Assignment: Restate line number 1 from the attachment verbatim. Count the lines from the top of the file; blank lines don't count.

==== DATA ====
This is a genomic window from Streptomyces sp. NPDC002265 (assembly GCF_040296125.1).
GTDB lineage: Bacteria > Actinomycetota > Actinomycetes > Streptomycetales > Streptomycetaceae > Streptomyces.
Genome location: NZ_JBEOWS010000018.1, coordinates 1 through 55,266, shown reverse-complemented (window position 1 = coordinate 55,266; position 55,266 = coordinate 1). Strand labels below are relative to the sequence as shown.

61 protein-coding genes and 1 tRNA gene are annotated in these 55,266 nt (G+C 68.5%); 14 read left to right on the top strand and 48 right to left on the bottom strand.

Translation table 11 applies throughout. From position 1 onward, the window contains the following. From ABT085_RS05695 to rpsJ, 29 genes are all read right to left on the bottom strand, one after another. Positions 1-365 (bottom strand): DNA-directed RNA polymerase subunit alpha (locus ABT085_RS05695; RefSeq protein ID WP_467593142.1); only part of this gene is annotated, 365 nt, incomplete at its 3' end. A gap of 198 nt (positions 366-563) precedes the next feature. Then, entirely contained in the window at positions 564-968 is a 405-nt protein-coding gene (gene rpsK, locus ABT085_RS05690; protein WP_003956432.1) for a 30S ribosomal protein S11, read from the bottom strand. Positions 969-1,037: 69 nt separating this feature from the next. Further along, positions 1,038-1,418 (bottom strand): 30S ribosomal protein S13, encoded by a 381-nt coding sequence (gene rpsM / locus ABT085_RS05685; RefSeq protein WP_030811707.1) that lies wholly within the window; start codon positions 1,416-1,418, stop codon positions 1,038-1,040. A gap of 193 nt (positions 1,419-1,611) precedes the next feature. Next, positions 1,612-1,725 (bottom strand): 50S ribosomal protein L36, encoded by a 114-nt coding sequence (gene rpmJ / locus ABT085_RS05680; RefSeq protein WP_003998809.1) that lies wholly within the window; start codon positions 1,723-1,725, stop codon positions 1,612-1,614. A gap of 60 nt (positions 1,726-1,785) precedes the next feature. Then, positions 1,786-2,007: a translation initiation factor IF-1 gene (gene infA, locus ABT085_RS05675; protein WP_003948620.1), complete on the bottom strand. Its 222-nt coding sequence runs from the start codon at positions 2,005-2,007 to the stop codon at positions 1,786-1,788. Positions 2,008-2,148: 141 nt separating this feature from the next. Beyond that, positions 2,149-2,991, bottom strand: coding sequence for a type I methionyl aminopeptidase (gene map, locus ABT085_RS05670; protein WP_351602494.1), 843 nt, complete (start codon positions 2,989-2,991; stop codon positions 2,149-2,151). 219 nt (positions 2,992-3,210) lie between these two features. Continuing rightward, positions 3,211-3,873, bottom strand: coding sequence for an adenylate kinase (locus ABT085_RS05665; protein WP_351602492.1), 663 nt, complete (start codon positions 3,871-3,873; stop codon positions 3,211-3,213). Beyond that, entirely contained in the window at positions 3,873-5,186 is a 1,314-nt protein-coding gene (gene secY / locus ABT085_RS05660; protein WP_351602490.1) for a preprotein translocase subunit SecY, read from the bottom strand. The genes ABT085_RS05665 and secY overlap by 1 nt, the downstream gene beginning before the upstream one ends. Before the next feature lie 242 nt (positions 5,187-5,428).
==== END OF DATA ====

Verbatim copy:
This is a genomic window from Streptomyces sp. NPDC002265 (assembly GCF_040296125.1).